Time & Attendance
By Staff Report
Sep. 7, 2011
Dear Learning to Lead:
The questions you ask are excellent ones, in regard to seeing a return on your training investments as well as a desire to see positive behavior change.
First, when offering any kind of training, you should choose it based on the competencies you want your learners to develop. Your training leaders should be an integral part of any kickoff or rollout of training. They set the stage and context for the training, allowing people to understand its value to the organization’s before they even begin training.
Training leaders also are vital in the transference after the training. It is therefore equally important to educate them about the content and also provide them with tools to support application. They will be called upon to reinforce and model the behaviors that the learners experienced in training.
For your learning population, there are many follow-up or interim activities you can create that offer refresher training, practice labs and “lunch and learn” sessions. What is most important is to have the learners involved in crafting these interim activities. They will embrace and will be more likely to complete the activities if they have had a hand in their design.
Finally, when possible, the performance management system should be used by your future leaders to craft one or more objectives that are tied to applying the learning over time, reviewed at regular intervals. We all know the saying: “If it doesn’t get measured, it doesn’t get done.”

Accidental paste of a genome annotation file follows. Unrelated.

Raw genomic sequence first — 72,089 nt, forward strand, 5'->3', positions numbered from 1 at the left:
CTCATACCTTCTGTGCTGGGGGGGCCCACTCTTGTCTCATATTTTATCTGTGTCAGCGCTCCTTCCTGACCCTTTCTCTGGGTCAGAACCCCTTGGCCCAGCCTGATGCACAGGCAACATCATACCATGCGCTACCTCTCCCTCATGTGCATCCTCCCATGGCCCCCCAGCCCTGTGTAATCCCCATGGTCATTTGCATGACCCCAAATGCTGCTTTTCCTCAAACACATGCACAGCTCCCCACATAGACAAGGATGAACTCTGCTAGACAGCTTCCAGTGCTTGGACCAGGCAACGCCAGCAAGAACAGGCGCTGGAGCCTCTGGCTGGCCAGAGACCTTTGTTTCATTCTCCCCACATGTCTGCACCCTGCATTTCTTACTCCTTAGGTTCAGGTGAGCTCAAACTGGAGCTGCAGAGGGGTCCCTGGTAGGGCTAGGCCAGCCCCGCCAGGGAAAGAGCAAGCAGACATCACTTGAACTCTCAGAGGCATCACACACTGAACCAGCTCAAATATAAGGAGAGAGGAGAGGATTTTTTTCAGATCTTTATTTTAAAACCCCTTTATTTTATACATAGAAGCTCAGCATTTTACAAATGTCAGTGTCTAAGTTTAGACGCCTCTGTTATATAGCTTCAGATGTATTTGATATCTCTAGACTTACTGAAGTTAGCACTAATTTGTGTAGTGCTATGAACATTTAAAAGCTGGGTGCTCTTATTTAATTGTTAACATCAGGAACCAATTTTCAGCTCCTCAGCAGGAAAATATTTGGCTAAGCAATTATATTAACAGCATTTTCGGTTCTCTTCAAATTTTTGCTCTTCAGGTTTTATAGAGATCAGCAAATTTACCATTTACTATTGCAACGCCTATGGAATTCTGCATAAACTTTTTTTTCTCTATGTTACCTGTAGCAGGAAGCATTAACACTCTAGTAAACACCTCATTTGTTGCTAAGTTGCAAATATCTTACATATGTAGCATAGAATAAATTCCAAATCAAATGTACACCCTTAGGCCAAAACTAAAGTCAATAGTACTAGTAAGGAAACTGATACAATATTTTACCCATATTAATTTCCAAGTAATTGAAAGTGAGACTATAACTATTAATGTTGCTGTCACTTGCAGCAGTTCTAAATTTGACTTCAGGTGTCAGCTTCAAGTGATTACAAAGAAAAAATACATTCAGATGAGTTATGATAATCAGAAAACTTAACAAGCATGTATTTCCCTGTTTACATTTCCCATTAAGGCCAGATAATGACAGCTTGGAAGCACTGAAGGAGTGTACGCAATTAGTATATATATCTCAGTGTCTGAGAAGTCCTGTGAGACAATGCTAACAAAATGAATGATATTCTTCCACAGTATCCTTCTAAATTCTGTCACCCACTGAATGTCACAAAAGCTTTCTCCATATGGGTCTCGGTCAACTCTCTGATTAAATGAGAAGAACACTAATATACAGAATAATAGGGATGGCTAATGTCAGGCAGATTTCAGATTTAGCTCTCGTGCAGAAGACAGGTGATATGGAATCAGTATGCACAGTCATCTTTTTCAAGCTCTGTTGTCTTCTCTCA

To the final part of your question: Yes, it is possible to measure employee behavior. The questions asked of the participants and those around them (peers, direct reports and managers) should reflect behavior seen/experienced before the training as well as after. It is advisable to allow at least three months after the training to capture behavior change. The 360-degree evaluation tool is very common in the industry, and it also rates behavior.
Know that there are many avenues you can take, but one thing is very important: Training alone will not provide you with solid behavior change with the majority of the learners. Instead, a robust program focusing on solid implementation before, during and after the actual training—including a variety of audiences—should be the goal.
SOURCE: Annamarie Lang, consultant, leadership solutions group, Development Dimensions International Inc., Pittsburgh, September 4, 2008
The information contained in this article is intended to provide useful information on the topic covered, but should not be construed as legal advice or a legal opinion. Also remember that state laws may differ from the federal law.
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